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This week, Chamber member Springfield Business & Technology Development Center shares tips on mastering cash flow analysis.
At our annual meeting Jan. 29, Chamber chairman Debbie Shantz Hart encouraged Springfield to “lead with our strengths.” She and the board of directors have outlined that kind of action plan for the year. See where our priorities lie.
In its role as the voice of business, the Chamber and its public affairs team amplify the concerns of our members. So far in this new year, our volunteers and staff have met with lawmakers in Jefferson City, interviewed candidates for Springfield School Board, and started work to support two April ballot issues.
The Springfield Business Development Corporation, the economic development arm of the Chamber, made significant progress in the past year. Notably, the SBDC completed 10 projects resulting in 516 new jobs, $22.7 million in new payroll and $59.2 million in new capital investment.
Are you getting the highest return on investment (ROI) from your Chamber membership? If you belong to one of the nearly 300 business and professional organizations that joined in our October membership event, or if you’re a long time member, maybe it’s time to see if you’re using all the options available.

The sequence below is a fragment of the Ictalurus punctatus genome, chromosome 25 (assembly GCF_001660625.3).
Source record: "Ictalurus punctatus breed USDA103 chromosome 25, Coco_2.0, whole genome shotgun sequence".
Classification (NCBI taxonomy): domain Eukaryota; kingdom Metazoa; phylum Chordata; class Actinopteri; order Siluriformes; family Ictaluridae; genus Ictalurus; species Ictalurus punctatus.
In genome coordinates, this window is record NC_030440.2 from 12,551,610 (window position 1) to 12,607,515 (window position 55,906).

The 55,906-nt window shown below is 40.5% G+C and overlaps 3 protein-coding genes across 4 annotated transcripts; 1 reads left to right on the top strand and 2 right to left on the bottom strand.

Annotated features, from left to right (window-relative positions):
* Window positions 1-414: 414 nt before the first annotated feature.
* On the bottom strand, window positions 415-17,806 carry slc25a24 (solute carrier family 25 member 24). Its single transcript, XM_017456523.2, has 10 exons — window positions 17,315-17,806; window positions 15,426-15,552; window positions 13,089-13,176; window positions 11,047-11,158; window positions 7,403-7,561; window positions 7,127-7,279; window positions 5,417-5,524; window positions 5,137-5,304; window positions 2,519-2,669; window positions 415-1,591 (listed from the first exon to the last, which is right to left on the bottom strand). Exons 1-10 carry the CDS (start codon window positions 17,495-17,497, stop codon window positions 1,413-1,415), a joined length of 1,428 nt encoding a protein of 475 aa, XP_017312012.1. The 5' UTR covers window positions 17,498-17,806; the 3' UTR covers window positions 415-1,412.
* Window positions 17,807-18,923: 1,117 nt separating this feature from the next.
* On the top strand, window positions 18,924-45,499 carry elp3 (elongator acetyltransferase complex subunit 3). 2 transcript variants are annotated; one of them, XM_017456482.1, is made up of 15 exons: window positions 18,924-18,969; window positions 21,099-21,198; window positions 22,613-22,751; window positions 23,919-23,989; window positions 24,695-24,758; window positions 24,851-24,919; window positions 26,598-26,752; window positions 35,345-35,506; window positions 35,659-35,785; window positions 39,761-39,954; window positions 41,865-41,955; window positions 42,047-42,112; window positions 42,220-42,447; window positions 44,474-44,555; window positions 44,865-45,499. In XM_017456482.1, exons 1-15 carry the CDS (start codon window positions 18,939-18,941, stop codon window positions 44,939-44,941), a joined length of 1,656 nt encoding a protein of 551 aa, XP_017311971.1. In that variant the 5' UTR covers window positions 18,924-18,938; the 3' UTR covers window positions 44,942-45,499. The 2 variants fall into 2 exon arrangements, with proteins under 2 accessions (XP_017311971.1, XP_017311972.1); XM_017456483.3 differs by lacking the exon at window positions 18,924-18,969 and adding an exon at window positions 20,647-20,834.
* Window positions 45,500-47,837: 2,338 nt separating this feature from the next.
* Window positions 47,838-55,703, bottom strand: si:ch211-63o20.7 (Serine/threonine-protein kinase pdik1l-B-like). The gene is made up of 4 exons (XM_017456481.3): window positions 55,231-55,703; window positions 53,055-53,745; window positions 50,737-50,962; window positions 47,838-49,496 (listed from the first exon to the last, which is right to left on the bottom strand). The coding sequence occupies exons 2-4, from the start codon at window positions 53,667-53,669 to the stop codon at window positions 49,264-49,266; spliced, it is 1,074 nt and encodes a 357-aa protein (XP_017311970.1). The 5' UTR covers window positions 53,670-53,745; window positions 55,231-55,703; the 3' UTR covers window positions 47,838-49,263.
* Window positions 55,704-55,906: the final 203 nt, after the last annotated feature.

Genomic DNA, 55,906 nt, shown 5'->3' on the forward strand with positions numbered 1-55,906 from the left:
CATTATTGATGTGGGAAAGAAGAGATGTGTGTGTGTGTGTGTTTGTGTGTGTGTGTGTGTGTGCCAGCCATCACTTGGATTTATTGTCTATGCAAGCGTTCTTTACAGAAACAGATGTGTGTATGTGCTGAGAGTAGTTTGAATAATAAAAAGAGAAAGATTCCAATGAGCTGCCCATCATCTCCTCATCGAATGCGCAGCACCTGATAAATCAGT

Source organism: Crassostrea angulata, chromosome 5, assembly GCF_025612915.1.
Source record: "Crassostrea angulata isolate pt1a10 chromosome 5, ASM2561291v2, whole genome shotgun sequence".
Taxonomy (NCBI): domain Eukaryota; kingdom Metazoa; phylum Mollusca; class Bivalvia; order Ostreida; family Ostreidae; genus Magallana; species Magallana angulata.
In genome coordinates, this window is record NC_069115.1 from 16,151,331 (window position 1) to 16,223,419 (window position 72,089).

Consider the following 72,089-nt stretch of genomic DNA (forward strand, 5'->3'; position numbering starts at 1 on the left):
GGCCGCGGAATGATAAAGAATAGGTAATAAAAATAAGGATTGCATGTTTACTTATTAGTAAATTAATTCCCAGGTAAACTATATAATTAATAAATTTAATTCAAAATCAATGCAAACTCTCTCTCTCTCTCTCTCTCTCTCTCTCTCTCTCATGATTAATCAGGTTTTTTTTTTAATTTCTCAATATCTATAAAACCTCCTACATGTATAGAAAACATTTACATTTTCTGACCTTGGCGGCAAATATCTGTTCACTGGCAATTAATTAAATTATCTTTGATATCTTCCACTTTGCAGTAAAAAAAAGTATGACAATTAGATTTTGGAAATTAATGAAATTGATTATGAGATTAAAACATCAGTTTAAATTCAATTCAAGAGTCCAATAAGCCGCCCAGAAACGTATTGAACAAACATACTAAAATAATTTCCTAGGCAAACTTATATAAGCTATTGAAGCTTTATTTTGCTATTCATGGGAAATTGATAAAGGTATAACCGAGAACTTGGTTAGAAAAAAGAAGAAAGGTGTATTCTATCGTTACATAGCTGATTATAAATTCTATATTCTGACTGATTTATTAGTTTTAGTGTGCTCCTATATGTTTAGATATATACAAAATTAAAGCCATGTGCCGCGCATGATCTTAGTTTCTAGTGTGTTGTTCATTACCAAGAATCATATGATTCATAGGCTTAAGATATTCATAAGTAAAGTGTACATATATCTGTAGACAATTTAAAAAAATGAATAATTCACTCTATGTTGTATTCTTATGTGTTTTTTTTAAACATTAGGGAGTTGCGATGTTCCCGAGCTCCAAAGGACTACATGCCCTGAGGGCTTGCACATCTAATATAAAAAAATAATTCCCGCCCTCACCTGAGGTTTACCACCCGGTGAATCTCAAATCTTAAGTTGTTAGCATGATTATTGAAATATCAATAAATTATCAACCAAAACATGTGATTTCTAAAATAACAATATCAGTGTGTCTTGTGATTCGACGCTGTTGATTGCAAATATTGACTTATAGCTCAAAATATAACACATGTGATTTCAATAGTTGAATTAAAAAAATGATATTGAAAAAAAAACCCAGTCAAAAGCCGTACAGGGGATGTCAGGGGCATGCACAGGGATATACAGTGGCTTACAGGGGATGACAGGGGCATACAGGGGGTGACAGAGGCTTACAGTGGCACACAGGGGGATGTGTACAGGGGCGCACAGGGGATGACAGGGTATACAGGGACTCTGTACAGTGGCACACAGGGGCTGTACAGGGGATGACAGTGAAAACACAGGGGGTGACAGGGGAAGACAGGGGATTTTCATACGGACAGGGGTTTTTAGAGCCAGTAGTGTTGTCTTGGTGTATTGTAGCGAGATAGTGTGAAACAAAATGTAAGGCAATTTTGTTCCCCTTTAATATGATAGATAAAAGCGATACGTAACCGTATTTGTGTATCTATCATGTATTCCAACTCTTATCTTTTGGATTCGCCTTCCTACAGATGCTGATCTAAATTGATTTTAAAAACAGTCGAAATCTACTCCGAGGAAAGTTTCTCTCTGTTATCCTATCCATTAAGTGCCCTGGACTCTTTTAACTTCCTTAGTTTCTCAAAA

In April, Springfield voters will decide whether to continue two sales tax provisions aimed at better roadways, including street resurfacing, improved intersections and school sidewalks. Your Chamber board has voted to support these issues.
Charlie Cook, editor of the nonpartisan Cook Political Report and political analyst for the National Journal Group, analyzed America's political climate Feb. 3 when he headlined the SBDC annual meeting.
The sooner a high school student can start “test driving” career options, the more confident she or he will be entering the chosen workplace. For this reason, GO CAPS (Greater Ozarks Centers for Advanced Professional Studies) has seen businesses step forward to help in many ways.